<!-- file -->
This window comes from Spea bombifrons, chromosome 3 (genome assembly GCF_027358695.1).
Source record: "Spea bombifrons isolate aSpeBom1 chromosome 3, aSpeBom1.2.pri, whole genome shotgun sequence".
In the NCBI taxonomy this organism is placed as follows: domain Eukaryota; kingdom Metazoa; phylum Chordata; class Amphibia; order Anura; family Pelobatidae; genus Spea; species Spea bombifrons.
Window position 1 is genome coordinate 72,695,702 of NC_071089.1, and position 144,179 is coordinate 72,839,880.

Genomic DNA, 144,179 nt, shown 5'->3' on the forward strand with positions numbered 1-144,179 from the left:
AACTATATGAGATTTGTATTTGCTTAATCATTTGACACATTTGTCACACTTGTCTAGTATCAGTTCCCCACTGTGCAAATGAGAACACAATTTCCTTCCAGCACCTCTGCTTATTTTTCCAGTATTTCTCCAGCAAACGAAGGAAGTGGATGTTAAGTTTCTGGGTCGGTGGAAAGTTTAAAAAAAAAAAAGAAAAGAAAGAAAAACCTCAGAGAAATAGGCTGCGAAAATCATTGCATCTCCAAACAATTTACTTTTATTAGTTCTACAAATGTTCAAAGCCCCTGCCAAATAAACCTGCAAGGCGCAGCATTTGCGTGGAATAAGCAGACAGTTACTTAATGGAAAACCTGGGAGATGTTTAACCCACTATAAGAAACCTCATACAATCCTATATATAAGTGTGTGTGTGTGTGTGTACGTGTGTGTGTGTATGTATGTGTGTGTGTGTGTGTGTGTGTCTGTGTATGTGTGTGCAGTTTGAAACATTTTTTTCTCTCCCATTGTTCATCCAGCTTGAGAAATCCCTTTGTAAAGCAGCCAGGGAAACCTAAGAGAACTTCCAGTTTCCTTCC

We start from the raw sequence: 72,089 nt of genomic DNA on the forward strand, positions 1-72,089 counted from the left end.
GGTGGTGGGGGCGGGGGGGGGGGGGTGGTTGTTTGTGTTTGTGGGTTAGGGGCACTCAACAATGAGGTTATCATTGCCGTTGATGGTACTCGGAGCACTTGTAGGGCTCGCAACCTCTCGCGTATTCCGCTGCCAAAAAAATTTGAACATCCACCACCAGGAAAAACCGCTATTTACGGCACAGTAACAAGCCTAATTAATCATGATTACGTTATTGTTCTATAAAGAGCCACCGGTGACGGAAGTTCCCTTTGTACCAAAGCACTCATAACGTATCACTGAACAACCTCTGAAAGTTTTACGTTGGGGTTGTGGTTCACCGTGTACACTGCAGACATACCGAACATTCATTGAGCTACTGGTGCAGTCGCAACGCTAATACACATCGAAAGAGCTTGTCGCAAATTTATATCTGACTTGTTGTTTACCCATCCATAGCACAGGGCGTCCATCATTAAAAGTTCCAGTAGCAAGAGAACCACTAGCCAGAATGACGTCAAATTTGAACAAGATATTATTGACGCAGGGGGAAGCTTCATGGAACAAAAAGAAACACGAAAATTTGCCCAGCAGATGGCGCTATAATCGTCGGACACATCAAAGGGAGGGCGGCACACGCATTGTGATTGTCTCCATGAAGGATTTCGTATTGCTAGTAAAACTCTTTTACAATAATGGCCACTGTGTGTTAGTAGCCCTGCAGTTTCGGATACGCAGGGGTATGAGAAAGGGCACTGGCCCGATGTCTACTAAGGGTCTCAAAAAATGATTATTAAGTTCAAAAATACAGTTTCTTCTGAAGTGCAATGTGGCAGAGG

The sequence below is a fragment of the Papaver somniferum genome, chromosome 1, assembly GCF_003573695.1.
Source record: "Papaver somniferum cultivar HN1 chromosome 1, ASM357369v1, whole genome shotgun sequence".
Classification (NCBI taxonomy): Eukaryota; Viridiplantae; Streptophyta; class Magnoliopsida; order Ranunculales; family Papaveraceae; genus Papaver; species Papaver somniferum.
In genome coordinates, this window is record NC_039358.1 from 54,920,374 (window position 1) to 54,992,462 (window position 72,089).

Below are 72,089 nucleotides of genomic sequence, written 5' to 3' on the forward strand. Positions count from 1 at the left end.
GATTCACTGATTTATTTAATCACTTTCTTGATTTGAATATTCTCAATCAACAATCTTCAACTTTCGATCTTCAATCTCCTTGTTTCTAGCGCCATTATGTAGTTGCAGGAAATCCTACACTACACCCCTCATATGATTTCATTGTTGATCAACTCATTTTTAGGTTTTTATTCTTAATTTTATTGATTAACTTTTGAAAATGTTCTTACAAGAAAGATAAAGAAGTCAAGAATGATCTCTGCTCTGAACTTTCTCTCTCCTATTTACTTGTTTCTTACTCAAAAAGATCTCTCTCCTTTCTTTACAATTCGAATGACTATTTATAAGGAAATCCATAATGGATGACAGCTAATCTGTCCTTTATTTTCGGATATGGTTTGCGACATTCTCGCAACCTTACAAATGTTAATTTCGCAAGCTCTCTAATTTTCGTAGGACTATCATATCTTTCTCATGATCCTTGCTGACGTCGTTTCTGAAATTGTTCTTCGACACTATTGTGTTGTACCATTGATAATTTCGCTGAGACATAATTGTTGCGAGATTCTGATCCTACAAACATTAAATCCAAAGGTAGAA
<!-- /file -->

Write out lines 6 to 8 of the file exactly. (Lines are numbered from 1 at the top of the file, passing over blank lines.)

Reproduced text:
AACTATATGAGATTTGTATTTGCTTAATCATTTGACACATTTGTCACACTTGTCTAGTATCAGTTCCCCACTGTGCAAATGAGAACACAATTTCCTTCCAGCACCTCTGCTTATTTTTCCAGTATTTCTCCAGCAAACGAAGGAAGTGGATGTTAAGTTTCTGGGTCGGTGGAAAGTTTAAAAAAAAAAAAGAAAAGAAAGAAAAACCTCAGAGAAATAGGCTGCGAAAATCATTGCATCTCCAAACAATTTACTTTTATTAGTTCTACAAATGTTCAAAGCCCCTGCCAAATAAACCTGCAAGGCGCAGCATTTGCGTGGAATAAGCAGACAGTTACTTAATGGAAAACCTGGGAGATGTTTAACCCACTATAAGAAACCTCATACAATCCTATATATAAGTGTGTGTGTGTGTGTGTACGTGTGTGTGTGTATGTATGTGTGTGTGTGTGTGTGTGTGTCTGTGTATGTGTGTGCAGTTTGAAACATTTTTTTCTCTCCCATTGTTCATCCAGCTTGAGAAATCCCTTTGTAAAGCAGCCAGGGAAACCTAAGAGAACTTCCAGTTTCCTTCC

We start from the raw sequence: 72,089 nt of genomic DNA on the forward strand, positions 1-72,089 counted from the left end.
GGTGGTGGGGGCGGGGGGGGGGGGGTGGTTGTTTGTGTTTGTGGGTTAGGGGCACTCAACAATGAGGTTATCATTGCCGTTGATGGTACTCGGAGCACTTGTAGGGCTCGCAACCTCTCGCGTATTCCGCTGCCAAAAAAATTTGAACATCCACCACCAGGAAAAACCGCTATTTACGGCACAGTAACAAGCCTAATTAATCATGATTACGTTATTGTTCTATAAAGAGCCACCGGTGACGGAAGTTCCCTTTGTACCAAAGCACTCATAACGTATCACTGAACAACCTCTGAAAGTTTTACGTTGGGGTTGTGGTTCACCGTGTACACTGCAGACATACCGAACATTCATTGAGCTACTGGTGCAGTCGCAACGCTAATACACATCGAAAGAGCTTGTCGCAAATTTATATCTGACTTGTTGTTTACCCATCCATAGCACAGGGCGTCCATCATTAAAAGTTCCAGTAGCAAGAGAACCACTAGCCAGAATGACGTCAAATTTGAACAAGATATTATTGACGCAGGGGGAAGCTTCATGGAACAAAAAGAAACACGAAAATTTGCCCAGCAGATGGCGCTATAATCGTCGGACACATCAAAGGGAGGGCGGCACACGCATTGTGATTGTCTCCATGAAGGATTTCGTATTGCTAGTAAAACTCTTTTACAATAATGGCCACTGTGTGTTAGTAGCCCTGCAGTTTCGGATACGCAGGGGTATGAGAAAGGGCACTGGCCCGATGTCTACTAAGGGTCTCAAAAAATGATTATTAAGTTCAAAAATACAGTTTCTTCTGAAGTGCAATGTGGCAGAGG